Do Hands Talk to Ears?

A physicist student of mine was looking for a used grand. In six or eight weeks, we checked a number of instruments in stores and homes. At first she didn’t observe much, largely forgetting each piano by the time we reached the next. Then quite suddenly she started saying things like, “This one has sweeter treble than the last,” or, “This action feels like molasses. The others felt freer.”

Some time after this step forward, we tried a lovely pre-WWI Bechstein in a private home. I played, she walked the room listening, and we had our first disagreement: she loved the sound while I disliked it. At a loss to explain our difference, we decided to trade functions; so she played while I listened. Surprise: our judgments also traded! Now she disliked the sound and I loved it.

We agreed that the piano’s action felt different from what we were used to; so sensitive it all but trembled at our touch. We speculated that the unfamiliarity of touch might “cross over” in our minds to affect our perception of the tone quality. I don’t know if this finds justification in cognitive theory; but a European master technician confirmed that in some very old Bechsteins, a spring contributes a highly sensitive feel; thus, at least some of our impressions may be correct.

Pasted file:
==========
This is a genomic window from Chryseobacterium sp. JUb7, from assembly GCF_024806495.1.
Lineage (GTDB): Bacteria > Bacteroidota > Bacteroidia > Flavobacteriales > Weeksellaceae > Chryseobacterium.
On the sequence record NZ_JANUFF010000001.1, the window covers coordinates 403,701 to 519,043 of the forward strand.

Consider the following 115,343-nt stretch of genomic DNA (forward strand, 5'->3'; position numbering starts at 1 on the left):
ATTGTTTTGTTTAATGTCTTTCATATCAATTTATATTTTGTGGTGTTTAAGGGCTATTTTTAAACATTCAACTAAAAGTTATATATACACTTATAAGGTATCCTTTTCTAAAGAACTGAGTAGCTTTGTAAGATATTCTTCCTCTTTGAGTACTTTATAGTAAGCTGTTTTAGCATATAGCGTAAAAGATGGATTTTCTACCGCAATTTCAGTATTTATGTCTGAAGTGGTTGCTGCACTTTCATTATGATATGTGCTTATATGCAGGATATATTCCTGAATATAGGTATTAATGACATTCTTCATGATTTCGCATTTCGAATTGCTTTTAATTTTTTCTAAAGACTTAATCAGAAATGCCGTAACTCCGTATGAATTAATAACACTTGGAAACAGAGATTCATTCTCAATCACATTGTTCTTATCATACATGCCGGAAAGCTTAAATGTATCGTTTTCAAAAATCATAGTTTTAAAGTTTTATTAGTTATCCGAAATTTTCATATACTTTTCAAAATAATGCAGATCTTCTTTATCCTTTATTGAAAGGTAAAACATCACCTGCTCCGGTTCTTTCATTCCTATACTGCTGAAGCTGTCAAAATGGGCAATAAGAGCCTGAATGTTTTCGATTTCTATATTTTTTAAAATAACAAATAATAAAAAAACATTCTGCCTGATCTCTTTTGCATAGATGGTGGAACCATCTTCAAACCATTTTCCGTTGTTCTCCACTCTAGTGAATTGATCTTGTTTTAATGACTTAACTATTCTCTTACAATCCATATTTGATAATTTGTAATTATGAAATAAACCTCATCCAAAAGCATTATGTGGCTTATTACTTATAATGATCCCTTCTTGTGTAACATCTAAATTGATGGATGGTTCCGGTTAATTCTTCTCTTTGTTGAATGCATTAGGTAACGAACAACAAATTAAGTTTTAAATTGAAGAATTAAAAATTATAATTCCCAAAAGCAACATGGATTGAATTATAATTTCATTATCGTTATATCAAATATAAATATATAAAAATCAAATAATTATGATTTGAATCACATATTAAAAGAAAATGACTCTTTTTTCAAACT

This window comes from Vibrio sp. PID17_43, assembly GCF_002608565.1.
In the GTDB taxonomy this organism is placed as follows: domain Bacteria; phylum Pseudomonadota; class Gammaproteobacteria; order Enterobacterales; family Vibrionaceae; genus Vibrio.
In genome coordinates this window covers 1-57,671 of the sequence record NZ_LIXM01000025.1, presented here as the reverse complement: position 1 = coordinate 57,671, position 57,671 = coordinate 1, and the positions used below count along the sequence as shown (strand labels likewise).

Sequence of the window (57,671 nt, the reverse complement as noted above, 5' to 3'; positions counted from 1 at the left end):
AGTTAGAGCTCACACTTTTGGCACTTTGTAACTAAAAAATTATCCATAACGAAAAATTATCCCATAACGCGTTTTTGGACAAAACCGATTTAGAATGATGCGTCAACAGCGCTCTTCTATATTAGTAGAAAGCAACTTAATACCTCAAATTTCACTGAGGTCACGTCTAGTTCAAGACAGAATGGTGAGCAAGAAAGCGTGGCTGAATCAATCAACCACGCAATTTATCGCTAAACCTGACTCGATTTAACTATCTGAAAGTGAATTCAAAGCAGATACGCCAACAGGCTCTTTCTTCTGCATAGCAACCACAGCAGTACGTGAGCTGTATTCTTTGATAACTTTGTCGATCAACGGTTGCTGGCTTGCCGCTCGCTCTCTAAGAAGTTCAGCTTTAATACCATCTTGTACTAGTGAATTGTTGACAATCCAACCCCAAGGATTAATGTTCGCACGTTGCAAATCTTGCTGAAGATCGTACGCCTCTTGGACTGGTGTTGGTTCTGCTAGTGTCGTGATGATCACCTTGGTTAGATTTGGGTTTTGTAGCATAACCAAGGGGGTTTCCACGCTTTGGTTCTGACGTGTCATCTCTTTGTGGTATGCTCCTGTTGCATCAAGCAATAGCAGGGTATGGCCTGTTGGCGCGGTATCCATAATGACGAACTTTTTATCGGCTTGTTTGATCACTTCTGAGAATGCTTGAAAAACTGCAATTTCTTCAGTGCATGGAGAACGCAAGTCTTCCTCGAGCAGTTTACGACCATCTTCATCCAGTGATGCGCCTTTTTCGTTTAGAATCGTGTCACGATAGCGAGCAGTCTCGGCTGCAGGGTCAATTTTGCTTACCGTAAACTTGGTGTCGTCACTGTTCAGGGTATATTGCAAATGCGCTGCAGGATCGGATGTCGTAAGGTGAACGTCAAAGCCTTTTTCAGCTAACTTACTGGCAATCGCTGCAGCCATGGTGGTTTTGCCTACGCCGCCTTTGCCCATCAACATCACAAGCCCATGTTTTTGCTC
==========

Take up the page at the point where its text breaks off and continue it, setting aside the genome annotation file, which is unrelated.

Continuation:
The question for my student was whether tone and touch were rewarding enough to make mastering an unfamiliar action worthwhile (remembering that she would still have to deal with modern touch on other pianos). She decided to keep looking, and ended up finding an excellent seven-foot piano. I confess that I still wish I could play the Classical literature on that Bechstein—if only occasionally!

Copyright © James Boyk 2013. All rights reserved.
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